Over the last several weeks, I have had an email exchange with a young lady from Great Britain.
This young lady knows that she is dissociative. She thinks she may have developed this coping strategy as a result of the trauma of multiple deaths of those close to her in a very short time span, including one of her parents. It is entirely possible, but it is not the typical route to a dissociative pattern of survival. What has impressed me most about her is the amount of information she has acquired on her own without professional help or training. She has also taught me some about the National Health System in England as she described her efforts to obtain therapy and its response to her.
I thought that I would review some of the fundamentals of dissociative process and write about some of my thoughts on treating individuals who suffer from it. Everyone dissociates sometimes. If you have ever driven home from work and could not remember the actual drive, if you thought you were driving to the grocery store, but pulled up and parked in your ex boyfriends driveway without realizing you were going there, you have been dissociating. If you have become preoccupied with nothing, but suddenly realized a considerable amount of time had passed and you don’t know how that happened, then you have been dissociating. Dissociation is essentially an unconscious process for “losing” time and awareness. We do it when we are distracted. However, there are others who do it because being in contact and aware is so painful and so frightening that they cannot afford to be connected to their feelings, their memories or their present situation.
The dissociative continuum runs from the defense mechanism of repression, which is the selective editing of the memory or awareness to Dissociative Identity Disorder. An example of repression on the less severe end would be: I don’t like to go to the dentist, I am frightened of what will happen there, so I “forget” my dental appointment until thirty minutes after it is scheduled. That way my unconscious protects me from what I fear and resist. This is the skill we all use at one level of expertise or another. Dissociation progresses from this type of selective editing of awareness or memory, to a more orchestrated and comprehensive blockage of segments of consciousness, history or life. We may lose an entire year of our life. I have had many clients who tell me they cannot remember the year their mom died at all. None of it, not school, not work, not flash memories of parties or birthdays, or happy events, it is gone. But they remember before that year and they remember after that year in perfect sequence. This is an example of dissociation called amnesia.
Terms such as amnesia and fugue are reflective of the dissociative process. Amnesia may be caused by brain trauma from a blow to the head, or an accident of some kind that injures the brain so that the neural pathways for the memory are blocked. But without injury, amnesia is a dissociative way of protecting someone from something so onerous that they cannot afford to remember it because the fear and pain, or even self -loathing, will be too awful to endure. The most extreme example of this is what we used to call Multiple Personality Disorder, but now is called Dissociative Identity Disorder. The movie Sybil (1976 Lorimar Productions) is a good example of this. In DID there is a vertical compartmentalization of memory. There will be remembered timelines for multiple slices of reality. Each slice will have a name, an identity, a personality and a history. This history may be limited to a few years, but it will be vertical in the sense that there is a connected awareness for this individual for the entire time slot of their existence. That is different from the horizontal slice of memory loss we discussed earlier with the example of the death of the parent or the accident (that did not cause brain damage, but which the individual cannot remember.)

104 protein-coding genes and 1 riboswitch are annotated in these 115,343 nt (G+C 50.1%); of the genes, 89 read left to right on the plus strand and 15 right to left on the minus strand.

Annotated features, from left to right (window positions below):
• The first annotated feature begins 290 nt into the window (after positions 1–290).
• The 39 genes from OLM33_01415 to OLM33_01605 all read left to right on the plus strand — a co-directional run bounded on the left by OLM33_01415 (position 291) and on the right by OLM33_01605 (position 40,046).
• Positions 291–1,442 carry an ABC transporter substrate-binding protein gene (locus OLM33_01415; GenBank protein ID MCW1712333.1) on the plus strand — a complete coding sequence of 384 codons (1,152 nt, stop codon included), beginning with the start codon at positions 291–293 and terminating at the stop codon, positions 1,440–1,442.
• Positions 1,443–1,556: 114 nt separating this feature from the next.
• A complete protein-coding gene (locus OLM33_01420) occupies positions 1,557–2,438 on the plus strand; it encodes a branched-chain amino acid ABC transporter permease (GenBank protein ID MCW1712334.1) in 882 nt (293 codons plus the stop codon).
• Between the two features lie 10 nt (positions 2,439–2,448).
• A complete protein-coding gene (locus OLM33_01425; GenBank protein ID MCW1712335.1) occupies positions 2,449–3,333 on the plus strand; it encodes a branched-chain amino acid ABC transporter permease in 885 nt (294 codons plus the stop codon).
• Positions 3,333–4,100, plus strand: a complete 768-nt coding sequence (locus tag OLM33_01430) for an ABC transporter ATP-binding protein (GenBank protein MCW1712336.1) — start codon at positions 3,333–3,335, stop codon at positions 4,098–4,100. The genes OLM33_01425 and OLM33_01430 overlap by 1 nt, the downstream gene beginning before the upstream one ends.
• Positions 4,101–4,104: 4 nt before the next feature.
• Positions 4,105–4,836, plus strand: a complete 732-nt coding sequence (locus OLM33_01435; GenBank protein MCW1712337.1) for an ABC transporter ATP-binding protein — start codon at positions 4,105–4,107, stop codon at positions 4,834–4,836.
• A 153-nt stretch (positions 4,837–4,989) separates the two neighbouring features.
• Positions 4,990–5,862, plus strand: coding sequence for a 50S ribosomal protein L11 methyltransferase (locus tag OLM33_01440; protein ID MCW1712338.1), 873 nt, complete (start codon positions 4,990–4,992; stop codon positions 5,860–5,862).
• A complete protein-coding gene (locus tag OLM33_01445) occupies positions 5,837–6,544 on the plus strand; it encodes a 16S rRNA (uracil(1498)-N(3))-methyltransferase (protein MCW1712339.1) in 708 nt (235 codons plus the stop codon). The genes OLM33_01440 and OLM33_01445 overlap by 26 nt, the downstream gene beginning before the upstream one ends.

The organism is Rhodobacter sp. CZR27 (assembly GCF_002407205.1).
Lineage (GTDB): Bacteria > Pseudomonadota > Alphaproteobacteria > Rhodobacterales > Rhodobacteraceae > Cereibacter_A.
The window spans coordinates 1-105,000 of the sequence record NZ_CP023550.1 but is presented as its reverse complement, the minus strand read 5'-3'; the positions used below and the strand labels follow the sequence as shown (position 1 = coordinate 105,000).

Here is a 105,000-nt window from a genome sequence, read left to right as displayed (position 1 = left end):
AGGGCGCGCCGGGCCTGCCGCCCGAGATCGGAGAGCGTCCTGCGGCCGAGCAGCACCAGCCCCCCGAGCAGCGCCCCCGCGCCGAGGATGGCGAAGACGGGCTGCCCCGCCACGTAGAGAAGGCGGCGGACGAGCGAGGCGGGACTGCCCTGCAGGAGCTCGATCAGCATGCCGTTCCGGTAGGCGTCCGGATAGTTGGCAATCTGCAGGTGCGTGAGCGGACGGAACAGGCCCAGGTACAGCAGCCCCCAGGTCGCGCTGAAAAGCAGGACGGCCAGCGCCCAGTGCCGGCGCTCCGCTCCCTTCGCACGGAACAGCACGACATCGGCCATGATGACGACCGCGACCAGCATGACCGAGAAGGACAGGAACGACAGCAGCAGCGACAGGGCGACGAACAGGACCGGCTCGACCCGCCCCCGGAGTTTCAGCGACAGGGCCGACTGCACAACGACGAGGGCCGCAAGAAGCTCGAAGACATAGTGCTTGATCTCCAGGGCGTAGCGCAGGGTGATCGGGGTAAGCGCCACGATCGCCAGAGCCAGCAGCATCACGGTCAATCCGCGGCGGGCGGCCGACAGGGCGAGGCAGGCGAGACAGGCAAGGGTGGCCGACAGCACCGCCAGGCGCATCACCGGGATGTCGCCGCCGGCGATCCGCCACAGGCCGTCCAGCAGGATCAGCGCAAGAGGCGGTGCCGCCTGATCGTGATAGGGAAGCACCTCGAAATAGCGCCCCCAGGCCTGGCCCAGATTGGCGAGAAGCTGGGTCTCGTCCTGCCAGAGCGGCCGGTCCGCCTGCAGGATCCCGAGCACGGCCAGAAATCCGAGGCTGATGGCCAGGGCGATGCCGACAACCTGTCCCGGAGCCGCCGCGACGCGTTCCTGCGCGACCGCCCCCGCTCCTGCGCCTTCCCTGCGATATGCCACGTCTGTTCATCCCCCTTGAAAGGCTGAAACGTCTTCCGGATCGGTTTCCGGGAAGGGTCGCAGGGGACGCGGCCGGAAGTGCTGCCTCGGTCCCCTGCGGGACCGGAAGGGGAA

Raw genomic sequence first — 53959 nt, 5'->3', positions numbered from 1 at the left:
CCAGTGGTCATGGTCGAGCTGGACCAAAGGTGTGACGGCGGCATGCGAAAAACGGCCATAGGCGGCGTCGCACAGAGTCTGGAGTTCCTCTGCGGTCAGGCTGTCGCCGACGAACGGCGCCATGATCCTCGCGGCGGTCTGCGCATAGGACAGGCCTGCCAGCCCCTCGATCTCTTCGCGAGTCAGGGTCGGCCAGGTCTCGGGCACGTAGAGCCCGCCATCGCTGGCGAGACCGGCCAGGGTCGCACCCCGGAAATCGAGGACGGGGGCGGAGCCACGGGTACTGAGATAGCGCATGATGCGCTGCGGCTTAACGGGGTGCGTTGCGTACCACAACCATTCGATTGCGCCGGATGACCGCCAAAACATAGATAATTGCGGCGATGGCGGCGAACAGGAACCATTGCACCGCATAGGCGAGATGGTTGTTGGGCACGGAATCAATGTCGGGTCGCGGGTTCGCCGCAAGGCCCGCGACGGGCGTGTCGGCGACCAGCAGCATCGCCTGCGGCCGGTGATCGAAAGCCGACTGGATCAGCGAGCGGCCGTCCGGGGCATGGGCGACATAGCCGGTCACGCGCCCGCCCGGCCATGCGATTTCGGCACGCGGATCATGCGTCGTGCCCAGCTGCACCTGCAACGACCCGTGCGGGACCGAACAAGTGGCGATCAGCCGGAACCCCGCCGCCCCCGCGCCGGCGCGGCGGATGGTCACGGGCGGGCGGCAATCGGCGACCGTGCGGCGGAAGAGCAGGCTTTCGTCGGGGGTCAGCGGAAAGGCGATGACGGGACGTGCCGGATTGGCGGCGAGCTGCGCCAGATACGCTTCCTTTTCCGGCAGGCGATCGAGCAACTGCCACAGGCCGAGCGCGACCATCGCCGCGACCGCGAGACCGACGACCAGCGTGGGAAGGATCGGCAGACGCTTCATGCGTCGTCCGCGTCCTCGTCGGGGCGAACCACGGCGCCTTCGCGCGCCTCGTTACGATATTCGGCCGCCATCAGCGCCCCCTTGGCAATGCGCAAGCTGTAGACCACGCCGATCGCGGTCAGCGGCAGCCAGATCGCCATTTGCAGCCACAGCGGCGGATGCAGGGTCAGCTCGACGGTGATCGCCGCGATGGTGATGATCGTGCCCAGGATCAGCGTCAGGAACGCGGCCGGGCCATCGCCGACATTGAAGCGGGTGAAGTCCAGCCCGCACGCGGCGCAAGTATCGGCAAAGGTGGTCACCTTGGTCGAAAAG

I found that when I worked with dissociative individuals, I gradually began to notice that they would shift or “go away somewhere.” They would disconnect from the conversation and from me. They would lose time in our sessions and they could not remember what we were talking about. This tended to occur whenever I would approach talking with them about something that was at the core of their dissociative skill. If we began to talk about a feeling they were afraid of (i.e., if they had been harshly abused about not crying and felt as if they might cry, they would just go away somewhere and not be present for those feelings.) If we began talking about an event such as the death of a parent, the pain was so strong for them they would just lose the thread of the conversation and the pain associated with it would go away, as well. Dissociation is a protective behavior. It is a complex and valued skill, and we can use it to discover what is going on. I always make the point to my clients that they should be proud of themselves for discovering a defense mechanism that allowed them to survive their traumas so that they could to get to a place where they could seek help from a therapist. I help them learn that my office is a safe place, they can stand in the presence of the pain or fear and find the memory that is hidden and be safe with it. I also gently begin to ask them to be aware of when they go away. I help identify their “tells” that identify for me that they are “going away.” As they learn to do this, they can begin to identify the triggers and we can begin to explore the feelings that are so horrific.